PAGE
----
Brent oil falls below $28 after Iran sanctions lifted

A general view shows a unit of South Pars Gas field in Asalouyeh Seaport, north of Persian Gulf, Iran November 19, 2015. REUTERS Photo

Brent crude fell below $28 a barrel in Asia on Jan. 18 for the first time in more than 12 years on fears about a worsening supply glut after Western sanctions on Iran were lifted, allowing Tehran to resume oil exports.

Up to half a million barrels per day of Iranian crude could be added to already saturated markets after US and European leaders ended a crippling embargo put in place over Tehran's nuclear programme.
The news led to further selling of the black gold, which has fallen by about three quarters since mid-2014 owing to the supply glut, record output levels, weak demand and a slowing global economy.
Brent for March delivery tumbled to as low as $27.67, or by 4.4 percent from Friday's close, before rebounding to trade at above $28. The last time Brent closed below $28 was in November 2003.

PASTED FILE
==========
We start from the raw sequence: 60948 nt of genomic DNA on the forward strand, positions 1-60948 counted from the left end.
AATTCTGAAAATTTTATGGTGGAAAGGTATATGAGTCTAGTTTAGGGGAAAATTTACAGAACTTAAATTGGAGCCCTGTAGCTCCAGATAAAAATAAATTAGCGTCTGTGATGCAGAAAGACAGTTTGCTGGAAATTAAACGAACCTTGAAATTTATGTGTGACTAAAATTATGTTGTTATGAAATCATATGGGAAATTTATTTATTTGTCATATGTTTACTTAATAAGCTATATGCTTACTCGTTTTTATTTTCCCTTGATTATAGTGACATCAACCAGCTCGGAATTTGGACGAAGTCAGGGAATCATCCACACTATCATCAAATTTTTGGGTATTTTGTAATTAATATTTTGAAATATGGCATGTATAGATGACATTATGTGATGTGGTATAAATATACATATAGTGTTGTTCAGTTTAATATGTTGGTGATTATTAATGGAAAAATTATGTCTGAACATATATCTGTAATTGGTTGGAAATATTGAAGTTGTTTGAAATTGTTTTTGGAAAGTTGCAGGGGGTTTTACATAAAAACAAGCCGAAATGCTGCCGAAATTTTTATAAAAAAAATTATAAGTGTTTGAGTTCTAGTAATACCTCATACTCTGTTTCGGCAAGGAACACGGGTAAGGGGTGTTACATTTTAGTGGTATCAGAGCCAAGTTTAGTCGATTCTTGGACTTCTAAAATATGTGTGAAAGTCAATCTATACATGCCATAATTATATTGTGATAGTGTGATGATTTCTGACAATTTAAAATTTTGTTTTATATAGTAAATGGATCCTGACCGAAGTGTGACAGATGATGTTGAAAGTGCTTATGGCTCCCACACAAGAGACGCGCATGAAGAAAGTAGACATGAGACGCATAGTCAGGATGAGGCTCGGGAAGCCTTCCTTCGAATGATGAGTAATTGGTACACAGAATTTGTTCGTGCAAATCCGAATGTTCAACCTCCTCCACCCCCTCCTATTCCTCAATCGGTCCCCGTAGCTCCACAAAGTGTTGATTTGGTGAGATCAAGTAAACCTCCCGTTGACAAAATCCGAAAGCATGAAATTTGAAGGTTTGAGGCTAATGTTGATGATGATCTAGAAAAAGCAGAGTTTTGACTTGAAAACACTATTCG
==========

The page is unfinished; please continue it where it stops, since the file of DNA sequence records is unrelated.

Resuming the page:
At around 0600 GMT, the contract was trading 49 cents, or 1.69 percent, lower at 28.44. US benchmark West Texas Intermediate for delivery in February was down 41 cents, or 1.39 percent, at $29.01.
"The drop was due to the Western sanctions on Iran being lifted. This means we will be seeing a bigger oil glut with Iranian crude exports coming back to the market," said Phillip Futures analyst Daniel Ang.
He said prices rebounded on some bargain-buying.
The United States and European Union lifted the sanctions on Jan. 17 after the UN's atomic watchdog confirmed that Iran had complied with its obligations under a landmark deal in July to curb Tehran's nuclear programme.
Ric Spooner, chief market analyst at CMC Markets in Sydney, said that while Iranian oil could come in quickly, suppliers still needed to find buyers.
"Iran has quite a large storage of oil at the...

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